To the strains of a patriotic song, Marat Zhylanbayev led his team off the starting line and into the desert.
Two dozen runners aged 17 to 60, their faces wrapped in scarves to keep out the blowing sand, set off May 21 on a 250-kilometer odyssey to raise awareness about the disappearance of native animal and plant species.
"We want to draw our society's attention to preserving unique flora and fauna," said Akmaral Agazhayeva, biodiversity specialist at Kazakhstan's United Nations Development Program, or UNDP, which sponsored the run.
"Every year, according to UN data, between 100 and 1,000 species of animal disappear. In Kazakhstan, species like the saiga [antelope], snow leopard, Persian gazelle and many others are under threat of extinction."
Earlier this month, the UN released a report forecasting that up to 1 million plant and animal species are on the verge of disappearing because of climate change and damage to habitats caused by human activity.
The setting for the Kazakhstan run, between two natural wonders near the Chinese border, was a stark reminder of how much this country has to lose.
The starting point was the Singing Sand Dune, which thrusts out of scrubby ground along the Ile River in the Altyn-Emel National Park and is named for the thrumming sound it makes when thrill-seekers slide down its 150-meter slope.
Runners finished at Charyn Canyon, an awe-inspiring gorge lined by towering rock sculptures carved over 12 million years ago by water and wind.
It was to preserve such habits and their wildlife that the runners, including professional athletes and amateurs with day jobs, hurtled through the wilderness over two baking-hot days.
It was billed as an ultra-marathon, although there was no competitive element and runners took turns to complete stages of up to 10 kilometers.
"I love nature," organizer Zhylanbayev, a 55-year-old Guinness record-setting marathon enthusiast who has raced through deserts from the Sahara to Nevada, told Eurasianet.
"All of nature, the bio-system in its entirety, depends only on us, on people. We're the main predators. Our job is to communicate this to everyone - the government, the people - that they should look after nature."
Nature clearly needs looking after in Kazakhstan, where over 600 of its 14,000 plant and animal species are threatened with extinction, government statistics show. That includes 222 animals and 387 plants.
Catastrophic erosion of natural habitats is part of the problem.
Kazakhstan lost 10 percent of its forests in the decade up to 2016, plus 25 percent of the iconic orchards where the apple originated.
Preserving habitats takes on extra importance in Kazakhstan, according to the UN-sponsored Biodiversity Finance Initiative, or BIOFIN, a global project seeking to fund biodiversity management. It identifies Kazakhstan as home to "a huge space of preserved steppe ecosystems that have been destroyed in other countries of Eurasia, enabling a large part of the populations of steppe species to find refuge there."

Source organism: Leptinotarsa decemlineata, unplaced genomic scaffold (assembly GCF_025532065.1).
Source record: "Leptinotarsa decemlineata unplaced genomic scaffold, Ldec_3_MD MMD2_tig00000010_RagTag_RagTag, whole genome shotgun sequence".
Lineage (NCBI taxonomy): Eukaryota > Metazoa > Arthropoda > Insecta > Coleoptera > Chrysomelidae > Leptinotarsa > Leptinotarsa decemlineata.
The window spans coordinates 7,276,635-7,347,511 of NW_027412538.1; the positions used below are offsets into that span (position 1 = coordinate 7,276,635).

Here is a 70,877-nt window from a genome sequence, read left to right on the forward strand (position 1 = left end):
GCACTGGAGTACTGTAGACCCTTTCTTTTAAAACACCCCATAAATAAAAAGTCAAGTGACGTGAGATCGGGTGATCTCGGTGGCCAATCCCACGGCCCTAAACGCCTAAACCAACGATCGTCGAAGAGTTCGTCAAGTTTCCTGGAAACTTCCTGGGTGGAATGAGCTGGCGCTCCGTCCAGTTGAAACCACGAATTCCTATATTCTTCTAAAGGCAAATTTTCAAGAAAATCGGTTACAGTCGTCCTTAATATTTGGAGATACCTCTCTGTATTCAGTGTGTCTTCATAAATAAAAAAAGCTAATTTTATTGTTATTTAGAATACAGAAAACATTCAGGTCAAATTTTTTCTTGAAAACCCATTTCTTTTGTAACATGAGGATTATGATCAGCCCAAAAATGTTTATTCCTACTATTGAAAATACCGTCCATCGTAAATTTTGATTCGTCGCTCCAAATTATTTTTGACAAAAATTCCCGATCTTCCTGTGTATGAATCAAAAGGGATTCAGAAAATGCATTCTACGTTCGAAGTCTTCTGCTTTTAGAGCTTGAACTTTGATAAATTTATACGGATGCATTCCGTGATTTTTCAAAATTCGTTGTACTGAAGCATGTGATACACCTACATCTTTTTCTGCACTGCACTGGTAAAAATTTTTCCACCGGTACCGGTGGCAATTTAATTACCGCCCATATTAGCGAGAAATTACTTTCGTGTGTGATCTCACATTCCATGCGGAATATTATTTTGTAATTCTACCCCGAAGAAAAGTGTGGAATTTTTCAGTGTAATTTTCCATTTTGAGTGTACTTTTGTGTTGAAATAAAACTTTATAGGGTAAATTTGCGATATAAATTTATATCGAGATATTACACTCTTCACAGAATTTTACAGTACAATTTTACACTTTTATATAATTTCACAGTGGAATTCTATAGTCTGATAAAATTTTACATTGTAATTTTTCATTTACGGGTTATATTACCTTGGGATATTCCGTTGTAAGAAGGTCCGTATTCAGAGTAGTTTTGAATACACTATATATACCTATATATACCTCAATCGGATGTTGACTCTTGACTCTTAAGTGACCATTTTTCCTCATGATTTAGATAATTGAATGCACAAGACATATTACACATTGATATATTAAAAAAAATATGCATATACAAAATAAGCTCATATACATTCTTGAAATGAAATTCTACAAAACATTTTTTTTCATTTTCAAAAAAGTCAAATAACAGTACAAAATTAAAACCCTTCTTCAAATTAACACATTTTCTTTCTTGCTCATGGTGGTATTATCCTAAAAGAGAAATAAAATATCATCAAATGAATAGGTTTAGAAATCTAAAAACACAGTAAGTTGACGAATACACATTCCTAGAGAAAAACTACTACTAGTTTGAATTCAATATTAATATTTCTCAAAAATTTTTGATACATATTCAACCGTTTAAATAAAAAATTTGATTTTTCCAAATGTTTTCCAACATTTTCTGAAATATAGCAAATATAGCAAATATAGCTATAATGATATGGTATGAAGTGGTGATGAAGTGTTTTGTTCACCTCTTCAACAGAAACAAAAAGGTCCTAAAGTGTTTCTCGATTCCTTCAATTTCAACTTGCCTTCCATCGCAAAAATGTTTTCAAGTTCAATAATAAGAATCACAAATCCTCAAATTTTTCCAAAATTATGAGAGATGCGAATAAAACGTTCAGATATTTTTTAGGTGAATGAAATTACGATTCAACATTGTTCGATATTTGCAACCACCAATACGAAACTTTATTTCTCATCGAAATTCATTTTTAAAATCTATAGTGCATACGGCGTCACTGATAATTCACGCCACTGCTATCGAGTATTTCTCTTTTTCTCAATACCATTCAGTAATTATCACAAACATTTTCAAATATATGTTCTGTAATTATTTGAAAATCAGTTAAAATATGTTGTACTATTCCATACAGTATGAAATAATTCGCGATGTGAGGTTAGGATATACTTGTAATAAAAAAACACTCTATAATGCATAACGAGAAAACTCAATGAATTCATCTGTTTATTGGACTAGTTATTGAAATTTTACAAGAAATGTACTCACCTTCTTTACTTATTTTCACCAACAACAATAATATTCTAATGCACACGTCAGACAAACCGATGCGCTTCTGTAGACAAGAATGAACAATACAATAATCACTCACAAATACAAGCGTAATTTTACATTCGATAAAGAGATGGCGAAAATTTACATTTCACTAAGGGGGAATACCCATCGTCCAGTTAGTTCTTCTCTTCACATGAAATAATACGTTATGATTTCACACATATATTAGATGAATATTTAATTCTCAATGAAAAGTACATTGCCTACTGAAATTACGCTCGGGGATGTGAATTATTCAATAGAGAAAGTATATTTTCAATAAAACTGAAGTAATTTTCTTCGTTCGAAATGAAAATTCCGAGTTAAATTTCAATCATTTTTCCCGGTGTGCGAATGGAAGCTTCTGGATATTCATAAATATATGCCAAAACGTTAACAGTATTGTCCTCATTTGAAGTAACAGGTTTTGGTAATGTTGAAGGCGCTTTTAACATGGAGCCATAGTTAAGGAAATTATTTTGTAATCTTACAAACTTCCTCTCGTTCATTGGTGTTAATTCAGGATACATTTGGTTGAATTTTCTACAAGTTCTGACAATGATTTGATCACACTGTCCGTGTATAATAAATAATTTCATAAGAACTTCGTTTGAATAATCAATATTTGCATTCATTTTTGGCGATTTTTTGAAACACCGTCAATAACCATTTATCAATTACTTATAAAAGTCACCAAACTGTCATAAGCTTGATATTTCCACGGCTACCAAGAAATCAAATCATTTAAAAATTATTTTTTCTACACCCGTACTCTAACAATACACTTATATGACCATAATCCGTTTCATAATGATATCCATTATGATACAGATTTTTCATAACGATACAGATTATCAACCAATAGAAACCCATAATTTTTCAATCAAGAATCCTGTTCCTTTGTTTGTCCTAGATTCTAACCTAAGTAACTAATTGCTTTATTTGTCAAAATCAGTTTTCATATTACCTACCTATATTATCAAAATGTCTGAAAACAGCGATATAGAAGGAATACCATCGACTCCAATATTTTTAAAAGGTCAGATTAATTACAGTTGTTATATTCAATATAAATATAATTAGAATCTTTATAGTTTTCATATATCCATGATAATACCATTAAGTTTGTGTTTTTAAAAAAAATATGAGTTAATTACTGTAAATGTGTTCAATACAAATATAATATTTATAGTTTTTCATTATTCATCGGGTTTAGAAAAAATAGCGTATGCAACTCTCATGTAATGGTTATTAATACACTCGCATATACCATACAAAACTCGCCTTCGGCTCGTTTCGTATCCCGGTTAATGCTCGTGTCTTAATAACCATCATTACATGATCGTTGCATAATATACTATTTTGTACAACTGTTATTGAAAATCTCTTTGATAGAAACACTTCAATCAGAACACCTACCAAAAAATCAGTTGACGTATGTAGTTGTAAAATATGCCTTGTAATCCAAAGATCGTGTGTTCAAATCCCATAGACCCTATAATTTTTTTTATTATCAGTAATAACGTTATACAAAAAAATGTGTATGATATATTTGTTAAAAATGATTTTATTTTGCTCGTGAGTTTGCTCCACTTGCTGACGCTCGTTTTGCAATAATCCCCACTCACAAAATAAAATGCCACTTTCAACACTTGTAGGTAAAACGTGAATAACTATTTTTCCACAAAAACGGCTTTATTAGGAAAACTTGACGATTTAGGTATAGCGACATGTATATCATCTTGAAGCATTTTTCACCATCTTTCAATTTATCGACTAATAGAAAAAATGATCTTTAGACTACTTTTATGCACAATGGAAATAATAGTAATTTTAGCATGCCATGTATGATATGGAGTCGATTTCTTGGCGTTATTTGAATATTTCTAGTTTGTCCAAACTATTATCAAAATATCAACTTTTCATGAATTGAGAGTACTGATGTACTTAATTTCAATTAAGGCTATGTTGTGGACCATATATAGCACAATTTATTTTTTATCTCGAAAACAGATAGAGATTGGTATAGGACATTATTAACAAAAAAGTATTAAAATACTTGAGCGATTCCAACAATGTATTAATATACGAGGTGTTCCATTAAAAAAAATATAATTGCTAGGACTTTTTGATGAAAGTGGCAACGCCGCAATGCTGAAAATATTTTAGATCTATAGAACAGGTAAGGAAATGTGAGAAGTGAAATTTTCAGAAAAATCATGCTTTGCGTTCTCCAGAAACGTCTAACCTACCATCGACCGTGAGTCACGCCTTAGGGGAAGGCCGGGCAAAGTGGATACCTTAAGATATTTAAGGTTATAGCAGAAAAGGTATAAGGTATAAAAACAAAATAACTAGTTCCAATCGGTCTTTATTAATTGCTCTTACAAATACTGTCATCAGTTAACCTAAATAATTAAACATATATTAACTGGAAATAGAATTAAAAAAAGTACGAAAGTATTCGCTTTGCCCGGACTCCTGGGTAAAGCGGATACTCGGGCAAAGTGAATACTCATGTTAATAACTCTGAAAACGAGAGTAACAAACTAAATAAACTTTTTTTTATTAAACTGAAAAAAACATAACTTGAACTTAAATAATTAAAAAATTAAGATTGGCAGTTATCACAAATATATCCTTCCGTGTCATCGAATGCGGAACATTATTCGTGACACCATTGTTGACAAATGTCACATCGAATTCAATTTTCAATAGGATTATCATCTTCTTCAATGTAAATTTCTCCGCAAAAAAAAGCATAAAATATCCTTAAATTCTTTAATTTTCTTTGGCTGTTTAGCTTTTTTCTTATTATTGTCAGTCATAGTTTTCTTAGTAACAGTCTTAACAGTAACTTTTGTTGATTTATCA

But the scale of seemingly unspoiled landscapes in the world's ninth-largest country makes the public blase, argues Yuriy Ponomarev, an events manager and athlete running in the ultra-marathon.
"We have immense natural spaces, and perhaps from that point of view not everyone grasps that all this could disappear at some point. Everyone thinks we have plenty of it, so it's fine," he told Eurasianet.
That is where the ultra-marathon comes in. For some years, biodiversity loss has been on the radar not only of the government but of the new president, Kassym-Jomart Tokayev, who came to power following the recent resignation of Nursultan Nazarbayev.
Speaking in his previous capacity as Senate chairman during a parliamentary debate on biodiversity in 2016, Tokayev noted the link between environmental protection and economic success. He said Kazakhstan would struggle to meet its strategic development goals without progress, and called for "economically and socially justified measures to stimulate the preservation and sustainability of elements of biodiversity."
Such words from the new president will delight experts who have pointed out that Kazakhstan's decision-makers have been slow to see the link between ecology and the economy.
Funding for biodiversity management in Kazakhstan falls short by over 50 percent of what's needed, BIOFIN says. But the government recently signed up to pilot measures including biodiversity and carbon offsets, tax perks for ecotourism, an emission trading system and expanded subsidies for game breeding, which are already in place for the Caspian red deer.
With UNDP support, the government is creating protected areas for wildlife. At one such nature reserve there are hopes of reintroducing Caspian tigers, which died out in Central Asia in the 1960s.
Efforts to protect Kazakhstan's fauna include a moratorium on gathering saxaul, a shrub that helps prevents desertification.
The government has signed the international Convention on Biological Diversity, and committed to targets aimed at safeguarding ecosystems and slowing - or ideally reversing - biodiversity loss.
"It's a great honor for me to support this, to show how beautiful our nature is and how important it is to preserve the diversity of living things on our planet," actor and documentary-maker Anuar Nurpeisov told Eurasianet.
His T-shirt sported a slogan that is currently all the rage in Kazakhstan: "You can't run away from the truth."
Nurpeisov said the point of this run was to show people the impact of their actions on the natural world around them.
"The most dangerous animal on earth is man," he said. "We're like evil geniuses: we're clever, but our cleverness presents a great danger to the world. It's time to acknowledge that there will be irreversible consequences if we don't at some point stop destroying the house we live in."